boomerang
 
  1  
Reply Sat 13 Dec, 2008 07:19 pm
Hmmmm.....

So your client would be angry if you promised a job to be finished on Friday but you got the finished product on Thursday, maporche?

To me it means never promise anything you can't deliver and if for some bizarre reason you can't deliver you'd better add some value elsewhere. Plus, it never hurts to add value even when you do deliver before promised.

It means just going a bit beyond what is expected, timewise or otherwise.

I've had a lot of people working on my house over the last year and these are the first ones that have just gone above and beyond what I expected. And they did it at a price that seriously undercut anyone else.

Advertising is very expensive. By doing the job he does he doesn't have to advertise -- he stays booked up months in advance just by referral.

I think he's going to finish up early too. They scheduled to be here for 9 days to do 14 windows. They've finished 7 in 3 days.
0 Replies
 
DrewDad
 
  2  
Reply Sat 13 Dec, 2008 08:56 pm
@maporsche,
maporsche wrote:

Well good thing it doens't have to be one way or the other. Plenty of varying degrees in the middle.

So you're always precisely accurate? You never have any wiggle room for uncertainty? No padding for the possibility of your suppliers being late or out of stock?

Shucks. You're perfect!
0 Replies
 
ossobuco
 
  1  
Reply Sat 13 Dec, 2008 10:34 pm
I haven't really answered in that my role in life for a while was to see if contractors fulfilled the plans , including bid review and their keeping to the bid materials or at least asking about them, and using appropriate craftsmanship. Well, not my entire role, but sometimes role. I am not saying contractors can't have better ideas on what to do - we'd listen when approached, and often learn, a back and forth, had many good relationships with able contractors - and we generally gave able contractors leeway on how to fulfill the plans. At the same time, there are a lot of failures abroad on the land, and I've seen many more of those than people who surprised me with more than the expected competence level; usually those were working for clients who weren't paying us for oversight. That can be a teethgrinder. One of those guys was bragging about the job on HGTV. Criminy. He didn't even prime for painting.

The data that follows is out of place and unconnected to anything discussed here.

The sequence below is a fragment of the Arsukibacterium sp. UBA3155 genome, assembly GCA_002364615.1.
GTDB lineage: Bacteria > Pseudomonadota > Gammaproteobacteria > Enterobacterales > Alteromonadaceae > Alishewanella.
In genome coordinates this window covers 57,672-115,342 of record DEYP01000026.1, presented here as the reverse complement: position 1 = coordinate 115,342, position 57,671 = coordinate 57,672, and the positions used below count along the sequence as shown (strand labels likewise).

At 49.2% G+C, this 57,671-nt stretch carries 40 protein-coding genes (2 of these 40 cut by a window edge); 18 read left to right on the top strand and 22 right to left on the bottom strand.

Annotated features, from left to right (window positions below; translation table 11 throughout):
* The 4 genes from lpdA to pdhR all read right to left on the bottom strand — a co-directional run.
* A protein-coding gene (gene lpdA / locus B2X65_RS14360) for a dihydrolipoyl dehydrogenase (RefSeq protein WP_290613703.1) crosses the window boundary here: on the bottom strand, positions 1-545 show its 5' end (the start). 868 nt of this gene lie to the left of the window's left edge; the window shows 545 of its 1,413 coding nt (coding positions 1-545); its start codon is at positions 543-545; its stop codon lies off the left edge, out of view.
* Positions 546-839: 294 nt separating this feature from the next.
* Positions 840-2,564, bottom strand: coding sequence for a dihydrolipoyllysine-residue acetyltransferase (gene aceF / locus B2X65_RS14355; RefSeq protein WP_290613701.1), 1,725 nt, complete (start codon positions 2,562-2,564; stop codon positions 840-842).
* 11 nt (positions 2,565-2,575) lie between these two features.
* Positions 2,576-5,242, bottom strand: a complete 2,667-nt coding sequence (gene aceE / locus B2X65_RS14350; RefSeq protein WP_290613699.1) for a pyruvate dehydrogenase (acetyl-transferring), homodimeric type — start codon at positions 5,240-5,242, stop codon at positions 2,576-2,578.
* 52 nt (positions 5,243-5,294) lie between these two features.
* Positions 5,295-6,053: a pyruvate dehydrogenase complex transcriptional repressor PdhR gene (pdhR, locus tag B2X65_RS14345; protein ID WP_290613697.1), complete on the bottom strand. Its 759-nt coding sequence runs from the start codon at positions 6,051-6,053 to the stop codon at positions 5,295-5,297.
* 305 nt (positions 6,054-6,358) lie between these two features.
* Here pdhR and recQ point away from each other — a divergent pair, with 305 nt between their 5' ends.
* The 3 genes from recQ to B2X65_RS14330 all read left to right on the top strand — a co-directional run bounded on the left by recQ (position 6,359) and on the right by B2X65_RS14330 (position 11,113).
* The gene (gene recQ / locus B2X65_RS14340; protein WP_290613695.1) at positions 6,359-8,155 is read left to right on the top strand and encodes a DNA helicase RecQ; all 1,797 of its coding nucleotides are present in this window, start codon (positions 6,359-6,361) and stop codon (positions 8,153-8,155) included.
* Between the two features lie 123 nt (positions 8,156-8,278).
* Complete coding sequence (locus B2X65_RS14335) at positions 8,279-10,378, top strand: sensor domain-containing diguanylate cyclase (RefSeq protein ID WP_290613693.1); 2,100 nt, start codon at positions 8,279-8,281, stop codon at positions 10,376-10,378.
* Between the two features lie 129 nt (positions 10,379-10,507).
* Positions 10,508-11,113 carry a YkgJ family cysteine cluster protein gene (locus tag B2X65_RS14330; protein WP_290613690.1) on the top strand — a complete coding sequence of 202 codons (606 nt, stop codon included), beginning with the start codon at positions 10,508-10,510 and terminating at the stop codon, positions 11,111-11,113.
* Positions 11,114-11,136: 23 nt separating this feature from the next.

Some did show up as strikingly competent, but I don't suppose this is about someone who can pour concrete very well, though that was always a good thing.

I guess a really good surprise was a terrific mason in northern california. .. beyond superior competence into art. Slam dunk of ability.
0 Replies
 
boomerang
 
  1  
Reply Thu 18 Dec, 2008 08:05 pm
My restoration project ended today with a tutorial on"

How to paint the windows.
How to PROPERLY install locks (way more complicated than you would imagine)
The non-toxic way to strip paint from historic hardware.
How to prevent drafts without frikken up your window.
What to do if your window becomes too slippery.

And other stuff..... like...

How to talk to your kids about bio parents.
What it's like to deal with the fact that your mother died in childbirth.